- The summer interns will be hired with the expectation to work 30 hours/week or more (or 130 hours/month or more). In other words, although they will only be employed for the summer, they are expected to work full-time.
Then, use the applicable measurement method with respect to the new summer interns (i.e., seasonal employees):
- If you currently apply the monthly measurement method to ongoing employees, or to ongoing employees in the same category (e.g., hourly, salaried) as the interns, then you must apply this method to the interns. In this case, to avoid risk of potential penalties, offer the full-time intern affordable minimum value coverage to start by the first day of the month following the initial three calendar months. For instance, if the intern is hired May 15 and works full-time, offer coverage to start by September 1 (assuming the intern is still employed).
- If you currently apply the look-back measurement method to ongoing employees in the same category (e.g., hourly, salaried) as the interns, then apply this method to the interns. (This is allowed because the interns are "seasonal employees." For non-seasonal employees, however, you are required to use the monthly method -- not the look-back method -- for any new hires in positions that are reasonably expected to be full time.) For instance, if you use a 6-month or 12-month look-back period, you avoid the risk of potential penalties by offering coverage to employees who successfully complete the look-back period with an average 30 hours/week or more. The interns, however, will not meet the average; their employment will end before coverage would need to be offered.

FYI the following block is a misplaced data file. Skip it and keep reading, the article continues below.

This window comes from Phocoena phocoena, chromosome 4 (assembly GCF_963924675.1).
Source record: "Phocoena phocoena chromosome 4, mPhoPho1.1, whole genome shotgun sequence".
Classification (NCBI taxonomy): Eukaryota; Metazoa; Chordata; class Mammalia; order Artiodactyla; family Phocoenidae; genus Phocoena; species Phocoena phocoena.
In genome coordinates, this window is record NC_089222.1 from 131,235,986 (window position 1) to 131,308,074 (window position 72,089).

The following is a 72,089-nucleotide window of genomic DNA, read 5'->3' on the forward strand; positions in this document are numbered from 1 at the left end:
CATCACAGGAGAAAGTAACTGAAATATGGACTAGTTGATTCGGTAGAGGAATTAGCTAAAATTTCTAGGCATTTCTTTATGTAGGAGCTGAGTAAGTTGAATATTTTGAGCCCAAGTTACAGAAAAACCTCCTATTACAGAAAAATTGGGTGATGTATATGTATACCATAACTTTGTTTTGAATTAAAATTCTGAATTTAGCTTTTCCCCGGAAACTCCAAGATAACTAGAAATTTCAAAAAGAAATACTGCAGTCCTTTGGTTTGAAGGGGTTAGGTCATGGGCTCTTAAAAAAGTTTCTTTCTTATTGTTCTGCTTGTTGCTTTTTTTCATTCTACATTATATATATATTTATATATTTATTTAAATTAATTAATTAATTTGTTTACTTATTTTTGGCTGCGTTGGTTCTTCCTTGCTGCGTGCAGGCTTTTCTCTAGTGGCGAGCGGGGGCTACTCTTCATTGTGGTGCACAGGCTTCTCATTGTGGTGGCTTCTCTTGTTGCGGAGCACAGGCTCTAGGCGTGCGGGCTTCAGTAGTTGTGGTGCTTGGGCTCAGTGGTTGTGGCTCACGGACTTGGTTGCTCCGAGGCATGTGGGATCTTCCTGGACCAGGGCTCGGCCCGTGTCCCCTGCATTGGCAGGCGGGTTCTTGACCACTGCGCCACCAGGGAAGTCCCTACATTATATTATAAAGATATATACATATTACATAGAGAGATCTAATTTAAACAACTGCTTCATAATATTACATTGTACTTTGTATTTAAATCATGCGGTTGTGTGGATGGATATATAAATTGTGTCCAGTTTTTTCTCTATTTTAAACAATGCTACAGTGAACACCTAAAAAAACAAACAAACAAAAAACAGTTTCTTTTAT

In summary, whether you are required to use the monthly method or look-back method for the summer interns, you likely would not be at risk of penalties if you chose not to offer health coverage to them. The monthly method allows you to avoid penalties during the first full three calendar months of employment and the look-back method allows you to delay offering coverage, without risk of penalties, until after the look-back period ends. Since your interns will be hired for only three months (or at most, close to four months), it appears their employment will end before you would be required to offer coverage to avoid potential penalties.
Note that the play or pay rules allow exceptions for bona fide volunteers (i.e., certain employees of governmental entities or tax-exempt organizations) or by participants in a federal work-study program or similar program. These exceptions would not apply to the typical summer intern position at for-profit companies.
Also note that employers may choose to offer coverage to employees who are not defined as full-time employees under the play or pay rules. The rules do not prevent employers and group health plans from using eligibility provisions that are broader than the ACA?s minimum requirements.
Lastly, note that the play or pay rules are complex because they are designed to protect an employee?s eligibility for health coverage while also offering the employer different methods for avoiding potential penalties. Employers are advised to work with their legal counsel to review the rules and how to apply them based on the specifics of the employer's workforce composition and health coverage offerings.
Reference: 26 CFR Parts 1, 54, and 301 "Shared Responsibility for Employers Regarding Health Coverage; Final Rule" as published in Federal Register 2/12/2014.